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The Eleven Pictures of Time
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The Eleven Pictures of Time
The Physics, Philosophy, and Politics of Time Beliefs

  • C K Raju - Centre for Studies in Civilizations, New Delhi

© 2003 | 588 pages | SAGE Publications Pvt. Ltd

Visit the author's Web site at www.11PicsOfTime.com

Time is a mystery that has perplexed humankind since time immemorial. Resolving this mystery is of significance not only to philosophers and physicists but is also a very practical concern. Our perception of time shapes our values and way of life; it also mediates the interaction between science and religion both of which rest fundamentally on assumptions about the nature of time.

C K Raju begins with a critical exposition of various time-beliefs, ranging from the earliest times through Augustine, Newton and Einstein to Stephen Hawking and current notions of chaos and time travel. He traces the role of organised religion in subverting time beliefs for its political ends. The book points out how this resulted in a facile dichotomy between 'linear' and 'cyclic' time, thereby inaugurating a confusion which, according to the author, has handicapped Western thought ever since, eventually influencing the content of science itself. Thus, this book daringly asserts that physical theory, traditionally regarded as amoral and objective, has depended on cultural beliefs about time.

The author points out that time beliefs are again being manipulated today as the credibility of science is being exploited to promote a picture of time and, hence, a pattern of human behaviour which is convenient to the agenda of globalisation of culture. The linkages between modern theology and this 'brave new physics' are traced against the wider context of the so-called 'clash of civilisations', and the attempts to remake the world order.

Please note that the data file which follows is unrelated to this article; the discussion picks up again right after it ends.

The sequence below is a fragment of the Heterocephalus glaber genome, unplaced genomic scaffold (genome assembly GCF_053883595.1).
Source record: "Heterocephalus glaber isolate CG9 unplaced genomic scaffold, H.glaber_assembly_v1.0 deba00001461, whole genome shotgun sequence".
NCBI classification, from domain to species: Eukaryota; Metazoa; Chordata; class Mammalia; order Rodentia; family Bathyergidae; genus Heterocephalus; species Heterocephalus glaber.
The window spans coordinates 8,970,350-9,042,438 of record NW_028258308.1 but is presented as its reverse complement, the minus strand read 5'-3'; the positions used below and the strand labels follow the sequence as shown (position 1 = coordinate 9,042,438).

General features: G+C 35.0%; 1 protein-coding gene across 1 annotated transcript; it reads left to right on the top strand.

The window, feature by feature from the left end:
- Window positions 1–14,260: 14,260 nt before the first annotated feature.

The conclusions point to the need to de-theologise time. The author challenges Einstein's understanding of relativity theory and suggests that a 'tilt in the arrow of time', or a small tendency towards cyclicity, will help repair the prevalent confusion about time. A 'tilt' also enables a physics that permits both memory and creativity, so that purpose and spontaneous growth of order are returned to human life. The book ends with a vision of Man as Creator, surprising God.

Extensive research in physics, the history of science, comparative religions, and sociology lend weight to the important and challenging conclusions reached by the author. Written as a rejoinder to Stephen Hawking's A Brief History of Time, this book goes much further and, unlike any previous book, it gives a critical exposition of various world religions-Buddhism, Christianity, Hinduism, Islam, and Jainism-while exploring their intricate links, through time beliefs, to current physics on the one hand, and to global political and economic trends, on the other. This book will appeal to scholars and laypersons equally. It will fascinate anyone who reads it and will teach its readers to question the unquestionable.

 
PART ONE: TIME AND ESCHATOLOGY
 
Life After Death
 
The Curse on 'Cyclic' Time
 
Creation, Immortality and the New Physics
 
PART TWO: TIME IN CURRENT PHYSICS
 
Newton's Secret
 
In Einstein's Shadow
 
Broken Time
Chance, Chaos, Complexity  
 
Time Travel
 
PART THREE: DE-THEOLOGISING PHYSICS
 
The Eleven Pictures of Time
 
The Tilt in the Arrow of Time
 
PART FOUR: TIME AND VALUES
 
Time as Money
 
The Transformation of Time in Tradition
 
Revaluation of All Values

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